• Safetyism runs counter to antifragility. A new character in this movie, Rooster (basically Harrison Ford but animated), asks why Liam is in a “cage” (play pen) while outside at a relative’s farm. Max offers a well-worn safetyist response-for Liam’s own good and protection. Rooster scoffs but also digs deeper, with Max and Rooster talking out the possible dangers of Liam finding a tree, climbing it, falling, etc. The writers develop Rooster’s logic to show that anxiety-torn Max’s approach can actually stunt Liam’s development. (This is especially notable in contrast to Katie’s easy-going parenting. She allows toddler Liam to run off-leash on New York City sidewalks and her two city dogs to sleep outside at the farm.)
  • Ultimately, adults are responsible for the good or bad ideas, well-intentioned as they may be, that set up their kids for success or failure. This is The *Secret* Life of Pets, after all, so we’re meant to relate to the animals, not Katie. The writers seem to be telling us that the lessons Max needs are for us, too. This is a similar tack to Lukianoff and Haidt’s in that it does not lay blame on Millennials, Gen Z, or “kids these days;” rather Pets 2 shows that the protections of well-meaning adults are often misguided.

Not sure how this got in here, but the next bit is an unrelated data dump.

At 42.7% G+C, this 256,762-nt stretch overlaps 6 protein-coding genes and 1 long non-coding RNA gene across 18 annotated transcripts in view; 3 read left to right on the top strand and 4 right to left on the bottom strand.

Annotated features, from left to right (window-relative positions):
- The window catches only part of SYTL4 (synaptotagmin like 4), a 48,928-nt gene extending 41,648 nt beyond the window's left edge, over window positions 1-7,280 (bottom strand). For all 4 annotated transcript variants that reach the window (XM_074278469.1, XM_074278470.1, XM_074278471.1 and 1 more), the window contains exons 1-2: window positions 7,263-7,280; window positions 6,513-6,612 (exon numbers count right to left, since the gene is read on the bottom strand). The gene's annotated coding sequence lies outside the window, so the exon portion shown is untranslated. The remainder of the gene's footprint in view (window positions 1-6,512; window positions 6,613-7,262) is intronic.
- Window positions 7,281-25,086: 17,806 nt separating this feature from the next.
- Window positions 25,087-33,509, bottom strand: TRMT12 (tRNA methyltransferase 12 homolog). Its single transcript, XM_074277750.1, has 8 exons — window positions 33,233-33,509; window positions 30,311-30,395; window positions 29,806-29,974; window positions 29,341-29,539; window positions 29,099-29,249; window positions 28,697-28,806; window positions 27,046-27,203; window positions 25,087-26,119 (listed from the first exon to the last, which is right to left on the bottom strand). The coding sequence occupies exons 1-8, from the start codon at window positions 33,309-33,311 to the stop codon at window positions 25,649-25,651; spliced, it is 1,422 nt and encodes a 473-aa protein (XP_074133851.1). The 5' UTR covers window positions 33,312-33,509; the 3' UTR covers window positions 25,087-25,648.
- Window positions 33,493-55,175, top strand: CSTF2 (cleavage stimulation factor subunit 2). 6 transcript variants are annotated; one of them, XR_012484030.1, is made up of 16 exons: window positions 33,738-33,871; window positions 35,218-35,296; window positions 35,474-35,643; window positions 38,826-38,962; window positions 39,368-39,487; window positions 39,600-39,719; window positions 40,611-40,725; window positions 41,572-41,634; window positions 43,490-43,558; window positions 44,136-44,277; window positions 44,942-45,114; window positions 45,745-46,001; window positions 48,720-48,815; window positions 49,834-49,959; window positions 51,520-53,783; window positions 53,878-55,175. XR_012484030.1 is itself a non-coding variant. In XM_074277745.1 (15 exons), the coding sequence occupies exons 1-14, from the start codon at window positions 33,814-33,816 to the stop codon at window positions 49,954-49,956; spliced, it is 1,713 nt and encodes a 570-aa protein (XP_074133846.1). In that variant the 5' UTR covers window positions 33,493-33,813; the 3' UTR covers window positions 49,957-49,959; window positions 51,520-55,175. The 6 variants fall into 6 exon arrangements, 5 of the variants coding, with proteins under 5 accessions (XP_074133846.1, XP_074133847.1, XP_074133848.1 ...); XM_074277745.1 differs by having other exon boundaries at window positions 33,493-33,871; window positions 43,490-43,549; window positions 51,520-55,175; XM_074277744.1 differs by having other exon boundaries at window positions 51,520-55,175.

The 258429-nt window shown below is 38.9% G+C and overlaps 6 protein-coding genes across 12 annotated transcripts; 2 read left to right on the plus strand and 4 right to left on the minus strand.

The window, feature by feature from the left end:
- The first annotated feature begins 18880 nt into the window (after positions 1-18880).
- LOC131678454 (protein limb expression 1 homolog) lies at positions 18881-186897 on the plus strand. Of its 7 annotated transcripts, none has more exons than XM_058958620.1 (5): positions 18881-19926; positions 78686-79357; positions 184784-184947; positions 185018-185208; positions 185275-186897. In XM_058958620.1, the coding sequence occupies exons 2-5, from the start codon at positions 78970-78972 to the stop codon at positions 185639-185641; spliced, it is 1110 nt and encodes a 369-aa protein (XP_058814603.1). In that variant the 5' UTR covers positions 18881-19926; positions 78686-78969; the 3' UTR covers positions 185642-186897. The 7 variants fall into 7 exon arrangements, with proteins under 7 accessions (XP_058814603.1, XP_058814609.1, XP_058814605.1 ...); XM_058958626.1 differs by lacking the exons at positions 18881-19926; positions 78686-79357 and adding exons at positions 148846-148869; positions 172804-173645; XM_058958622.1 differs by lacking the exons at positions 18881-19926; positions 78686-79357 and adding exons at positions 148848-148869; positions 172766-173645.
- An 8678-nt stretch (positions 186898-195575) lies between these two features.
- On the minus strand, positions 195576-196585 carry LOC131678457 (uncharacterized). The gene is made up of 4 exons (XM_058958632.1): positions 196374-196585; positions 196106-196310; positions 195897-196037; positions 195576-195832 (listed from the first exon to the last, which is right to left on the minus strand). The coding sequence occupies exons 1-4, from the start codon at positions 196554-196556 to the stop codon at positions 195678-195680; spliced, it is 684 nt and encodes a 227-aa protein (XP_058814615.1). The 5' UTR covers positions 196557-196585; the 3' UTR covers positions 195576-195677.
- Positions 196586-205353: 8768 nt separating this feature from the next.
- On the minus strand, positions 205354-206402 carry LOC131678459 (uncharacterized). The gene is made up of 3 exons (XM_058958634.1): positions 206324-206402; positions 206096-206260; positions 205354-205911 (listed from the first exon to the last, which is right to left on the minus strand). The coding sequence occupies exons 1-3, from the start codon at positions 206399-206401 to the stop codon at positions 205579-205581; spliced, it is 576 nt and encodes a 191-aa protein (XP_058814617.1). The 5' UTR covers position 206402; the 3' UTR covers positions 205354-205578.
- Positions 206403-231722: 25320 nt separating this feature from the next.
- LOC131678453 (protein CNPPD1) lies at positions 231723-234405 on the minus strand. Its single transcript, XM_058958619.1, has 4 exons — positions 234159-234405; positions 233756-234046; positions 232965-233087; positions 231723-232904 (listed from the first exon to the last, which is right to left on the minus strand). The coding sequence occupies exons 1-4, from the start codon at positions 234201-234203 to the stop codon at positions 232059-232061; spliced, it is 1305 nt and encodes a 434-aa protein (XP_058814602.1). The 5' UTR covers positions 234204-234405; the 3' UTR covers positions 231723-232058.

• Fake it ‘til you make it. OK, I don’t recall this in Coddling explicitly, but it seems a practical rule for adults (or caretaker dogs) who are having a hard time breaking themselves of worry and safetyism. Rooster tells Max the first step to being brave is to act like he is. For human adults, reading Coddling and/or considering the materials its authors provide for getting kids out in the world on their own can serve as solid, concrete steps that make one look (and eventually feel) more comfortable with parenting freer kids.